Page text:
Here’s another example of a seemingly simple Office feature that has hidden depths – Highlighting.
For a long time, there’s been a highlight option in Office: Word, Excel, Outlook and even PowerPoint (albeit in a different form). They vary a little in each program so this article will go through them all, mentioning alternatives and workarounds too.
Highlighting is there on the Home Tab. The usual Yellow color but also other colors.
Some of the darker colors have limited usefulness because they are almost unreadable with black text.
Highlighting can be done in two ways:
- Select first. The usual way to format text; select the text then click on the highlight button to apply.
- Select second. Click on the Highlight button then select the text to highlight. This emulates the way a physical highlight pen would work.
The mouse cursor changes to indicate you’re in highlight mode. Press Escape to stop highlighting. Or return to the Highlight menu and choose ‘Stop Highlighting’.
‘No Color’ can be used to reverse previous highlighting.
Why use highlighting?
Highlighting can be used two different ways in a document, worksheet or email.
Obviously, to draw attention to some important text:
As a reminder to you.
Perhaps less obvious is a reminder to you, the author, of something you need to change or review.
Use highlight in longer or complex documents as a quick marker of places that you need to return to.
It’s easy to see highlights as you’re scanning the document later.
Highlighting is the quick alternative to adding Comments to a document. In many cases you don’t need to write a full comment, the highlight is enough to remind you. Of course, you could combine both highlights and comments but that’s usually not necessary.
Searching for Highlighted text
While highlighted text is often used to mark parts of a draft that need more work. There’s always the risk that the final document will go out with highlighted, unfinished, text still in place!
Prevent that by searching your document for Highlighting. This is one of the useful, but hidden, advantages of Highlighting – it’s searchable.
Use the Advanced Find dialog to do this:
This example will find all highlighted parts of the document (an empty ‘Find What’). Use Format | Highlight to find highlights (any color).
Click on Find Next to jump between highlighted passages. You can leave the Advanced Find dialog open while you change the highlighted text then click Find Next to move along to the next one.
Find – Reading Highlight
The Find feature also has highlighting. Any search results are highlighted with Yellow.
While it looks the same as the formatting option, it’s only temporary while the search is active.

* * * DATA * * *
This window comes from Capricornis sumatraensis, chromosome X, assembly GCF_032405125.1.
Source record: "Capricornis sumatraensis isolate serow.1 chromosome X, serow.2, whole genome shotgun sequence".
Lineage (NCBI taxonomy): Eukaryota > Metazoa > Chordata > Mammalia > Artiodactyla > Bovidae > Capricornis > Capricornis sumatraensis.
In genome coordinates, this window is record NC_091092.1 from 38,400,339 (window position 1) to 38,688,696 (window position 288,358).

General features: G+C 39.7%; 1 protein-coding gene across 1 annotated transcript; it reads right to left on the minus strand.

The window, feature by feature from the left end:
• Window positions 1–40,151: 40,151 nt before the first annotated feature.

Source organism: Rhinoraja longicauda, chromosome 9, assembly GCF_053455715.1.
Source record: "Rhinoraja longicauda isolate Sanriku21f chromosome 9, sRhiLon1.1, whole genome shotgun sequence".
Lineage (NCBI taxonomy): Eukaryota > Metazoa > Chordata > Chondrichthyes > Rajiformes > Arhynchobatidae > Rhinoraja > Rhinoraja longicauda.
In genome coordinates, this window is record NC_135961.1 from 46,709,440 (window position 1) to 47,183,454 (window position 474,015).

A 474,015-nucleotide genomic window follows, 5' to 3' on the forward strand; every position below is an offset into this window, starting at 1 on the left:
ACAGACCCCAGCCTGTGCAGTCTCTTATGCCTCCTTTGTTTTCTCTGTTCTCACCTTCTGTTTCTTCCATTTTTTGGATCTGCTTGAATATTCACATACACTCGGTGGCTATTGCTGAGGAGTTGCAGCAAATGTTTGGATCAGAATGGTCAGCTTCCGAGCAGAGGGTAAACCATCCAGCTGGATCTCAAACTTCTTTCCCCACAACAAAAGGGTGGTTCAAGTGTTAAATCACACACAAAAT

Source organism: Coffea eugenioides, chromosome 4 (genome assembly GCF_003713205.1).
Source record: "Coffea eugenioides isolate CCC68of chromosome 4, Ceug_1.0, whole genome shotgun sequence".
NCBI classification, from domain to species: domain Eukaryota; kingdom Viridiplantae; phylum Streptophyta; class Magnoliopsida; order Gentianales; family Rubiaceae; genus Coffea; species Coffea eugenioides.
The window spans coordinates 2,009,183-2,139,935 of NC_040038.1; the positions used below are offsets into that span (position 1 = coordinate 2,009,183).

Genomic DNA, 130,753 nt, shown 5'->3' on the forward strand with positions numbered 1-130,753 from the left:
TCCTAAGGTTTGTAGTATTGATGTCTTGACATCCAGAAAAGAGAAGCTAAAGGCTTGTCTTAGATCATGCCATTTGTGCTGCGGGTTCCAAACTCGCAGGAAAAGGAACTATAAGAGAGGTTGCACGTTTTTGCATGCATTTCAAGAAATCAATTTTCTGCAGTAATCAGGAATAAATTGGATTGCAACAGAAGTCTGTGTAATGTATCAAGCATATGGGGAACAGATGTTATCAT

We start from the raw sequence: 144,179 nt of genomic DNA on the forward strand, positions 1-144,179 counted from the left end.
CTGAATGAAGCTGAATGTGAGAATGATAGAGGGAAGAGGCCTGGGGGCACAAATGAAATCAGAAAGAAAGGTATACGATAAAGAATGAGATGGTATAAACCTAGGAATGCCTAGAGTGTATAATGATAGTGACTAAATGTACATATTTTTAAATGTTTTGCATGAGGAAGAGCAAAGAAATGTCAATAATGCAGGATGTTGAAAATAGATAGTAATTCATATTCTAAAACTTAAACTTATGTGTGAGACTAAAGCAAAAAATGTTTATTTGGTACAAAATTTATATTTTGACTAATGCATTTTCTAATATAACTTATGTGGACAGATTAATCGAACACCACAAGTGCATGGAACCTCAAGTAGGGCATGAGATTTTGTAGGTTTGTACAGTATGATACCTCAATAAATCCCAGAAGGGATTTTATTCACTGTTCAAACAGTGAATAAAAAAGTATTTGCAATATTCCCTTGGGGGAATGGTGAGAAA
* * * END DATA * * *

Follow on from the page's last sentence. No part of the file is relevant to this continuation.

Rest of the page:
You can get the same effect with Advanced Find from the Reading Highlight option:
Outlook uses Word to run the email editor so many Word features are available when you’re writing emails.
That includes Finding highlighted text and the Find Reading Highlight of results.
PowerPoint has Highlight for text these days … it didn’t for a long time (too long).
For older PowerPoint releases there is a workaround for Highlight formatting even though you can’t apply it directly. Make the text with highlights in Word and copy it. Paste the text into a PowerPoint slide using ‘Keep Source Formatting’, which retains the formatting:
Microsoft’s recommended alternative to Highlighting in PowerPoint is the Glow option in Format Text | Text Effects:
The results differ depending on the size of the text. ‘Glow’ surrounds the text lines so it extends ‘up’ for capitals, ‘down’ for dropped letters like ‘g’ and gaps in the middle of letters in larger sizes.
Glow is a similar effect to Highlighting but not the same. It’s a mystery why Microsoft hasn’t added Highlighting (with the associated Find features) to PowerPoint, if only for consistency with Word.
But there are highlight alternatives in PowerPoint.
The Ink Tools include a Highlighter drawing tool that lets you draw in highlights of various widths and colors.
Presenter View does have highlighting among the various drawing and ‘laser pointer’ tools. Right-click on the presentation.
or choose the drawing button in Presenter View.
Excel has the same Highlight ribbon button as Word but, alas, not the Find features that accompany it.
Another Office inconsistency. You’d expect copying trick for PowerPoint (see above) to also work in Excel, After all, Excel directly supports Highlighting. But not Excel which has always had curious behaviors when pasting in text. Pasting text with highlights into Excel removes the highlights, even when ‘Keep Source Formatting’ is used.